Kevin Mitnick may have been the greatest computer hacker the
world has ever known. At least, the FBI treated him that way. In the
1980s, Mitnick allegedly broke into computer systems belonging to
Pacific Bell, Digital Equipment, and the North American Air Defense
Command. In the 1990s, Mitnick became the subject of a nationwide
manhunt by the FBI. The New York Times ran a front-page story about
his alleged attempts to steal cellular telephone software on July 4,
1994. He was finally apprehended by computer expert Tsutomu
Shimomura on Feb. 15, 1995.
Mitnick was held in jail for four years without facing trial
because his attorney never had a chance to review the government's
evidence against him. It was repeatedly withheld on the grounds that
releasing it would compromise national security.
Meanwhile, three books were published on Mitnick's capture -
including one by Shimomura and John Markoff, The New York Times
reporter who many say stepped over ethical lines and participated in
the investigation. Disney and Miramax produced a movie on the caper.
It premiered in France but was shut down by a combination of
protests and a lawsuit.
In the meantime, Mitnick's case became a cause celebre among many
in the shadowy world of the computer underground. When The New York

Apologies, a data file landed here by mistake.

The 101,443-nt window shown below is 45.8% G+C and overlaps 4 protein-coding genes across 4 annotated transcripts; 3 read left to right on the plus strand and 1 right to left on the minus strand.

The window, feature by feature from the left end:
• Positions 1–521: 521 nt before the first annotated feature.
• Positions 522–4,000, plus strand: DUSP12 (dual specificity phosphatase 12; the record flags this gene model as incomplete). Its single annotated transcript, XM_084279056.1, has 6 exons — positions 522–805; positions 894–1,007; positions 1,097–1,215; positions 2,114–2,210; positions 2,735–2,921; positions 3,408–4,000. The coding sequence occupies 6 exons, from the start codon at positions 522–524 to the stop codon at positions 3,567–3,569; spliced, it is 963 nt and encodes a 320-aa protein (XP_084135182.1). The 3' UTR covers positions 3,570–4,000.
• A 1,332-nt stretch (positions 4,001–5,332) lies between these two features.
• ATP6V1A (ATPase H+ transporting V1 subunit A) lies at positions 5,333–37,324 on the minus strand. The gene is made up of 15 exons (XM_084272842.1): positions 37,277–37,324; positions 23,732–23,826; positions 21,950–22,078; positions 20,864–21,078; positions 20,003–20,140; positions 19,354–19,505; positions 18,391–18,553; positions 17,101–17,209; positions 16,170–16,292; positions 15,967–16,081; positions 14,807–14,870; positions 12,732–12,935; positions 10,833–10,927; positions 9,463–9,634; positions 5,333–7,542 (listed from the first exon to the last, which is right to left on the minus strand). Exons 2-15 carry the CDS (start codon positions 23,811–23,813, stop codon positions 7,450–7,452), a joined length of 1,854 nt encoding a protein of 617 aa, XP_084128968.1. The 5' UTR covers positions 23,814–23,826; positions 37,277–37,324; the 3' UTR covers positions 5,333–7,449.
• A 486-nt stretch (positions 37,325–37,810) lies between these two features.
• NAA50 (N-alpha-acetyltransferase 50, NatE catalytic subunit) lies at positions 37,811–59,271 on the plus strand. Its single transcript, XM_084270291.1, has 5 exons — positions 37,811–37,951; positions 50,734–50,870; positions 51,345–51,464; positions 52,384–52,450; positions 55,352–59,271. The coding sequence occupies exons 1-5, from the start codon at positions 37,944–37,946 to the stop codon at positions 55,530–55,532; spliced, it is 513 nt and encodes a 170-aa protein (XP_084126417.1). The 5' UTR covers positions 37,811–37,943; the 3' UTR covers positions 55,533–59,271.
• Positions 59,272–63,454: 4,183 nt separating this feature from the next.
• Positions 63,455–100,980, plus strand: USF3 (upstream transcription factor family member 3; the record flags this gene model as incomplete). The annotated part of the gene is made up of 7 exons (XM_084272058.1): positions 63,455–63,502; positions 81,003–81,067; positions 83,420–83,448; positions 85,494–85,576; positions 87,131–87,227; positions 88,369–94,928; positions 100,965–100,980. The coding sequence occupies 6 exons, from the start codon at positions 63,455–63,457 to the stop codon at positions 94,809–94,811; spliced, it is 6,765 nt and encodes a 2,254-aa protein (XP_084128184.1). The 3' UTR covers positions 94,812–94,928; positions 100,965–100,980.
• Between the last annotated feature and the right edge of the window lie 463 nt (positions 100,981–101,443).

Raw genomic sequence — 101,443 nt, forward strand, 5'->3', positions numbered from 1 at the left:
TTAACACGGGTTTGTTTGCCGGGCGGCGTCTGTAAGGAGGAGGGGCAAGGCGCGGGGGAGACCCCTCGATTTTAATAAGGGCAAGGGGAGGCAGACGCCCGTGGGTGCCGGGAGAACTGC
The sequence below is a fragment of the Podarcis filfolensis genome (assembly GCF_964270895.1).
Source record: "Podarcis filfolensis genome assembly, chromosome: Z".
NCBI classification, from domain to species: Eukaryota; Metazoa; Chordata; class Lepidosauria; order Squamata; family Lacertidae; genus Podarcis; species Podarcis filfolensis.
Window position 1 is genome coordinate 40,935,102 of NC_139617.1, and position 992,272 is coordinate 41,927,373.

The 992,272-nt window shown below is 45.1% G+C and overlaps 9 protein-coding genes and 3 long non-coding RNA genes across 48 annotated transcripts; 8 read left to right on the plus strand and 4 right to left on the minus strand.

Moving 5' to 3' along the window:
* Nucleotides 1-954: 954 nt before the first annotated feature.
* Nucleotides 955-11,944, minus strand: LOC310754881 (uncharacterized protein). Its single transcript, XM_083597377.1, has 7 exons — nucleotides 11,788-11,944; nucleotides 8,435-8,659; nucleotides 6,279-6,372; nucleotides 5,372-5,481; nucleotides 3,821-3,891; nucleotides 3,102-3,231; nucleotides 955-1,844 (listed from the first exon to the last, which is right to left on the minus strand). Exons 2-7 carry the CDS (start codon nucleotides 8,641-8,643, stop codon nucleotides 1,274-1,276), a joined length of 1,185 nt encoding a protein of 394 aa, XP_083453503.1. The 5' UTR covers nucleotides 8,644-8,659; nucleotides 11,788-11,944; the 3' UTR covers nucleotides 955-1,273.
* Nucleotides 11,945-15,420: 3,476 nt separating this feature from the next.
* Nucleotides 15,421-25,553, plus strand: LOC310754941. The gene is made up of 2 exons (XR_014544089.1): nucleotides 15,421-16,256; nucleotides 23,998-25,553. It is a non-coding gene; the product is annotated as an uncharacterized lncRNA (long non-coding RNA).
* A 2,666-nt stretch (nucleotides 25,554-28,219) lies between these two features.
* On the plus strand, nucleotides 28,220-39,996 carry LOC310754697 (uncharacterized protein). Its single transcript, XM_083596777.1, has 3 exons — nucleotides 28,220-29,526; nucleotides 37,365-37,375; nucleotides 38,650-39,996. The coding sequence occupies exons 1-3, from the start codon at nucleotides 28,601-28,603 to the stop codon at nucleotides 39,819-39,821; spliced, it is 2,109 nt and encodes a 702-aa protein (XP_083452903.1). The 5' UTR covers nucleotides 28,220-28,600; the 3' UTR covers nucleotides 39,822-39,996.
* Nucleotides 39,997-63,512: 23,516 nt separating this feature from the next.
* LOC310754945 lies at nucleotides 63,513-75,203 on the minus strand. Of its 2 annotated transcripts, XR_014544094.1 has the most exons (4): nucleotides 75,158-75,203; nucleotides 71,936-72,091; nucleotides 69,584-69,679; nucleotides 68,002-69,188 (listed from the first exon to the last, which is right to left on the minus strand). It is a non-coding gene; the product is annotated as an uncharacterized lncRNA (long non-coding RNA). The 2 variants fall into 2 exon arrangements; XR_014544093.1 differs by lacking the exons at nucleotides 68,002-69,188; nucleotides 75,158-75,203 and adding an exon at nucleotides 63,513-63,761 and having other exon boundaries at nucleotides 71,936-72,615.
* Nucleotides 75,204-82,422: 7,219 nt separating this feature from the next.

Times website was hacked in September 1998, the hacker's message was
that Mitnick had been unfairly targeted. Dozens of websites devote
themselves to the treatment that Mitnick has received. Many others
debunk the government's assertion that he was personally responsible
for more than $80 million in corporate losses.
This backstory is critically important for understanding Kevin
Mitnick's first book, "The Art of Deception," in which the reformed
hacker- turned-security-consultant explains in painstaking detail
how the reliance on modern communications technology has made US
businesses more vulnerable to 19th-century style cons and swindles.
His book contains roughly two dozen case studies of "social
engineering" in which a hacker successfully identifies a piece of
information, gets it, and then vanishes.
One such story describes how a man named Rick Daggot showed up
one day at a small startup robotics company for a meeting with the
company's founder and vice president. Daggot was friendly and well-
dressed and claimed to be joining the company's team. There was just
one problem: The founder wasn't in town; Daggot had inadvertently
come on the wrong day.
Trying to make the most of a bad situation, Daggot offered to
take the company's receptionist and a few engineers out for lunch.
Over drinks they talked about - what else - the company's top-
secret project. A few days later, Daggot called back, saying that he
was in touch with the founder, and that copies of several key
documents should be sent to the founder's new e-mail account, the
only one he could get working while he was traveling. …